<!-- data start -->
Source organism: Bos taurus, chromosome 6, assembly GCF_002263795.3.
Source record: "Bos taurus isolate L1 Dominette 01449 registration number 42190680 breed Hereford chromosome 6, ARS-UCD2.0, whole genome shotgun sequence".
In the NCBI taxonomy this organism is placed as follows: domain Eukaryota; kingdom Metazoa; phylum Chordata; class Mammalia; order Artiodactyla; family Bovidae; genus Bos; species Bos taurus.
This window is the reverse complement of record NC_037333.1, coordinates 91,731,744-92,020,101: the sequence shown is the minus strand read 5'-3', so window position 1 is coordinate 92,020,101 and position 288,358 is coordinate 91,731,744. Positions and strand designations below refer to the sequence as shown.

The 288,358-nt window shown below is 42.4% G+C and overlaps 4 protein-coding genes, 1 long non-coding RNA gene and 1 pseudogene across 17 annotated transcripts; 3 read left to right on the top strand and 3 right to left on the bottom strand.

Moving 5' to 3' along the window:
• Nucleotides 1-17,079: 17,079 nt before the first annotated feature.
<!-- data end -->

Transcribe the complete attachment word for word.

Source organism: Bos taurus, chromosome 6, assembly GCF_002263795.3.
Source record: "Bos taurus isolate L1 Dominette 01449 registration number 42190680 breed Hereford chromosome 6, ARS-UCD2.0, whole genome shotgun sequence".
In the NCBI taxonomy this organism is placed as follows: domain Eukaryota; kingdom Metazoa; phylum Chordata; class Mammalia; order Artiodactyla; family Bovidae; genus Bos; species Bos taurus.
This window is the reverse complement of record NC_037333.1, coordinates 91,731,744-92,020,101: the sequence shown is the minus strand read 5'-3', so window position 1 is coordinate 92,020,101 and position 288,358 is coordinate 91,731,744. Positions and strand designations below refer to the sequence as shown.

The 288,358-nt window shown below is 42.4% G+C and overlaps 4 protein-coding genes, 1 long non-coding RNA gene and 1 pseudogene across 17 annotated transcripts; 3 read left to right on the top strand and 3 right to left on the bottom strand.

Moving 5' to 3' along the window:
• Nucleotides 1-17,079: 17,079 nt before the first annotated feature.